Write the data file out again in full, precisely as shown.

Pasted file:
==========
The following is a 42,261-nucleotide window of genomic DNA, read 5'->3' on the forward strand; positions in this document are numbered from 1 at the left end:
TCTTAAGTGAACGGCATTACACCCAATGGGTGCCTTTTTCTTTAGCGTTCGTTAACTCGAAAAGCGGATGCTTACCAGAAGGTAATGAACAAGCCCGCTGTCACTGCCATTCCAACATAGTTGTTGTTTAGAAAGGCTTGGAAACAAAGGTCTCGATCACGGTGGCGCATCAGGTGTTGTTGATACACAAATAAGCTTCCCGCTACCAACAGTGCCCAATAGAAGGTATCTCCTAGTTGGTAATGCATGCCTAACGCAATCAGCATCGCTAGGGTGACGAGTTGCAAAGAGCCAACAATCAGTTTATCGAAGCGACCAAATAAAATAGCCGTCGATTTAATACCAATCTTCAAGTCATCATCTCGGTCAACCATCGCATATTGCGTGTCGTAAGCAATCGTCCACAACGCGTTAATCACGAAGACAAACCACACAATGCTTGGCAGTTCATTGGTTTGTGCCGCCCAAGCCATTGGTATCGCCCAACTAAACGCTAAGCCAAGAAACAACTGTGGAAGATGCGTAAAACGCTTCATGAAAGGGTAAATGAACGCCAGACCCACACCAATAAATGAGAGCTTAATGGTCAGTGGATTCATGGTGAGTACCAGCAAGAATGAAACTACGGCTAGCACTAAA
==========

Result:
The following is a 42,261-nucleotide window of genomic DNA, read 5'->3' on the forward strand; positions in this document are numbered from 1 at the left end:
TCTTAAGTGAACGGCATTACACCCAATGGGTGCCTTTTTCTTTAGCGTTCGTTAACTCGAAAAGCGGATGCTTACCAGAAGGTAATGAACAAGCCCGCTGTCACTGCCATTCCAACATAGTTGTTGTTTAGAAAGGCTTGGAAACAAAGGTCTCGATCACGGTGGCGCATCAGGTGTTGTTGATACACAAATAAGCTTCCCGCTACCAACAGTGCCCAATAGAAGGTATCTCCTAGTTGGTAATGCATGCCTAACGCAATCAGCATCGCTAGGGTGACGAGTTGCAAAGAGCCAACAATCAGTTTATCGAAGCGACCAAATAAAATAGCCGTCGATTTAATACCAATCTTCAAGTCATCATCTCGGTCAACCATCGCATATTGCGTGTCGTAAGCAATCGTCCACAACGCGTTAATCACGAAGACAAACCACACAATGCTTGGCAGTTCATTGGTTTGTGCCGCCCAAGCCATTGGTATCGCCCAACTAAACGCTAAGCCAAGAAACAACTGTGGAAGATGCGTAAAACGCTTCATGAAAGGGTAAATGAACGCCAGACCCACACCAATAAATGAGAGCTTAATGGTCAGTGGATTCATGGTGAGTACCAGCAAGAATGAAACTACGGCTAGCACTAAA